Nearly all U.S. counties stricken with both high rates of HIV infection and poverty are located in Southern states, according to a USA TODAY analysis of data from 43 states. The study, which drew on data made available from Emory University’s AIDSVu project, offers the clearest picture yet of the close kinship of low income and HIV/AIDS. “This tells a story about heavily impacted regions across the South,” says Patrick Sullivan, leader of the team at Emory’s Rollins School of Public Health that produced AIDSVu, the first effort to use state-of-the-art methods to map HIV infection rates by county. “Seeing the data on a map helps you see things in a different way,” Sullivan says.
The analysis highlights a vast geographic shift in the HIV epidemic in the USA in the three decades since the first cases of a deadly new disease were reported in gay men by the Centers for Disease Control and Prevention in 1981. The virus has since made its way from big cities on both coasts into the USA heartland, becoming heavily entrenched among black men and women in pockets of poverty in 11 Southern states. “It’s clear the epidemic has emerged in ways that would have been difficult to predict from the early cases,” Sullivan says. Harold Henderson, an HIV expert at the University of Mississippi, says Southern states suffer from a host of health issues, including HIV, for reasons that extend from poverty to a lack of education and fragile families. He added that many children in the South lack sufficient sex education.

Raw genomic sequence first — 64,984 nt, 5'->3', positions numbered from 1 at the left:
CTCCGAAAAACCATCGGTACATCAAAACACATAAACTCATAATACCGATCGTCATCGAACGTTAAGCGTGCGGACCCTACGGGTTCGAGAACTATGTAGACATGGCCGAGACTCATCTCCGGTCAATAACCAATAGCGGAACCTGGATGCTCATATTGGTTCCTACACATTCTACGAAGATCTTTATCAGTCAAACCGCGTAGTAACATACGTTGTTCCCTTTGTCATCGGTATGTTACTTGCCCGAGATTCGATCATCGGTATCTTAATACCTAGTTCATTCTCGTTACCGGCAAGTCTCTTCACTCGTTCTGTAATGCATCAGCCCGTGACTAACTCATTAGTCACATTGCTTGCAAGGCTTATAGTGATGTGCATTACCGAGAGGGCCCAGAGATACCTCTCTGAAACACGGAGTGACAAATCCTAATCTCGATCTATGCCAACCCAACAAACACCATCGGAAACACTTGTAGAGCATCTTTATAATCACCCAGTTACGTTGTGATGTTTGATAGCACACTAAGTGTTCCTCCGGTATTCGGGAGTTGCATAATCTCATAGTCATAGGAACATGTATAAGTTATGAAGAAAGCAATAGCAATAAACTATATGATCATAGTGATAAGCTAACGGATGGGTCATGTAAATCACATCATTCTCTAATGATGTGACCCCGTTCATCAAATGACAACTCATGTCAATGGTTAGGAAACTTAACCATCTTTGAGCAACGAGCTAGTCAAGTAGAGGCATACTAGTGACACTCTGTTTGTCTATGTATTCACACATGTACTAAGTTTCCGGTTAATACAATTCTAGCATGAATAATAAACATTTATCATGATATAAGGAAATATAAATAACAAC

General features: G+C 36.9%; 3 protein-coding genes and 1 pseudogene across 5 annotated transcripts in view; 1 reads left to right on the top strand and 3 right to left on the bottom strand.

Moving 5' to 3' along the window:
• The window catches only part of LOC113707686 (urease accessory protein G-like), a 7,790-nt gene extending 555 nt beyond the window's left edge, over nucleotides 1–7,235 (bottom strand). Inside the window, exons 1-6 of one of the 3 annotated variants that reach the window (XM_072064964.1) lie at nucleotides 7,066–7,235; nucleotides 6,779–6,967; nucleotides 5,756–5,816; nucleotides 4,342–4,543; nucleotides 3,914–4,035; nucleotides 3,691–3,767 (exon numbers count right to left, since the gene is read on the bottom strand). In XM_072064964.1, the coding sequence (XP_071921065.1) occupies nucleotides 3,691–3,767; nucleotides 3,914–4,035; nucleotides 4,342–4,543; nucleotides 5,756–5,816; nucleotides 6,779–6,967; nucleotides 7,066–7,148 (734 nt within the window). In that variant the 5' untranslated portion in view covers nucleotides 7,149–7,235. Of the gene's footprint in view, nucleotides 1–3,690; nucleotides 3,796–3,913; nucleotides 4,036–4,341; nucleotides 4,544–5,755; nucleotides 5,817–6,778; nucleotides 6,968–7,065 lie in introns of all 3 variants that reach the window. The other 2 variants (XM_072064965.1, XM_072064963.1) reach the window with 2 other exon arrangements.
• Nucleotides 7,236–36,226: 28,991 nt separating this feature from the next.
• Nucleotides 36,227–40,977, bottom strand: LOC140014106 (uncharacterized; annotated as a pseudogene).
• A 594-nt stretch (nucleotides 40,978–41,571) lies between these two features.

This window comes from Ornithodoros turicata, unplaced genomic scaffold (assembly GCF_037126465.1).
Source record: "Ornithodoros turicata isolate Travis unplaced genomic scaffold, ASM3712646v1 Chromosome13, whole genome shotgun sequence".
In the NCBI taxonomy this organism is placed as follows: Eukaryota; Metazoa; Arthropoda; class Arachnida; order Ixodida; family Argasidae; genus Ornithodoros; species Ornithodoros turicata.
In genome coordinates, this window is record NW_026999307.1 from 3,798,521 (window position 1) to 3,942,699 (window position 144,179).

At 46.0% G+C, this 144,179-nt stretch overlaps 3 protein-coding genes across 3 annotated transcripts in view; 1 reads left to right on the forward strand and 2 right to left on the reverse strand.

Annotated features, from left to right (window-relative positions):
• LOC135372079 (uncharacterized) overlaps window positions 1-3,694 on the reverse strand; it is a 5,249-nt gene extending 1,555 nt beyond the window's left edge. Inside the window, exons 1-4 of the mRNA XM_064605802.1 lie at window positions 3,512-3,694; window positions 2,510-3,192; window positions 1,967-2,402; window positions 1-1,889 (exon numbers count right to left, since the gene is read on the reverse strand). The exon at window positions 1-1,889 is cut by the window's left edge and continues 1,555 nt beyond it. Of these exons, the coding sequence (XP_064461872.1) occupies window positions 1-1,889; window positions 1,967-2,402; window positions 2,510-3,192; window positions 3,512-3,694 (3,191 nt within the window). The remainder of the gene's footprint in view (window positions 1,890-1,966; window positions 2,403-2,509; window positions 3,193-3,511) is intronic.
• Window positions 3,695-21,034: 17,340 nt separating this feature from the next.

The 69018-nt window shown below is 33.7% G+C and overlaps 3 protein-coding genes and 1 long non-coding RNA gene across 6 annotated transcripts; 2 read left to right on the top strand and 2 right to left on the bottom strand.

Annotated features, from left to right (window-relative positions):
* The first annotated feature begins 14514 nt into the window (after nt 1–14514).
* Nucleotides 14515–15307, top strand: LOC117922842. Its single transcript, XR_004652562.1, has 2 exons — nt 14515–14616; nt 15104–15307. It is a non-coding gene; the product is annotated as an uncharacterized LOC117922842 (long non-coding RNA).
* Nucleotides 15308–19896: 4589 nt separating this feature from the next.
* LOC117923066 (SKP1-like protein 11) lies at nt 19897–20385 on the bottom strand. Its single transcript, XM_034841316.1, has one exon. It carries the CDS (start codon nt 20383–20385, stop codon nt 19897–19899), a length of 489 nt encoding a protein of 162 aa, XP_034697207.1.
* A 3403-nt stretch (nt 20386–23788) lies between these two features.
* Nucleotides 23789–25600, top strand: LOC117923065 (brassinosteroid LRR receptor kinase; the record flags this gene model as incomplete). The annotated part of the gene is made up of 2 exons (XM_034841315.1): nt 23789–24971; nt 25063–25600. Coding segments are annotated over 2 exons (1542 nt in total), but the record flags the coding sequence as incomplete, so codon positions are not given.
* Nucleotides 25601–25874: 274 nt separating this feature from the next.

“The age when kids first become sexually active is pretty young in the Deep South,” he says. “That has a lot to do with the fact parents don’t do a good job of (educating their kids about sex). And if you happen to live in a broken home, with drug use and poverty involved, you may not be getting the parental supervision you need.”
The new analysis identified 175 counties that rank among the top 20% for both HIV and poverty, all but six in the South. Two of the six are the boroughs of Brooklyn and the Bronx in New York City. Seven states — Alaska, Idaho, North Dakota, Ohio, South Dakota, Vermont and West Virgnia — did not share their county-level data.
Among other findings:
•Blacks on average were poorer than whites in 96% of the 175 counties with high HIV and poverty rates, according to Census data. In some counties, more than 40% of blacks live below the federal poverty line. Those counties also were those with the highest rates of HIV infection.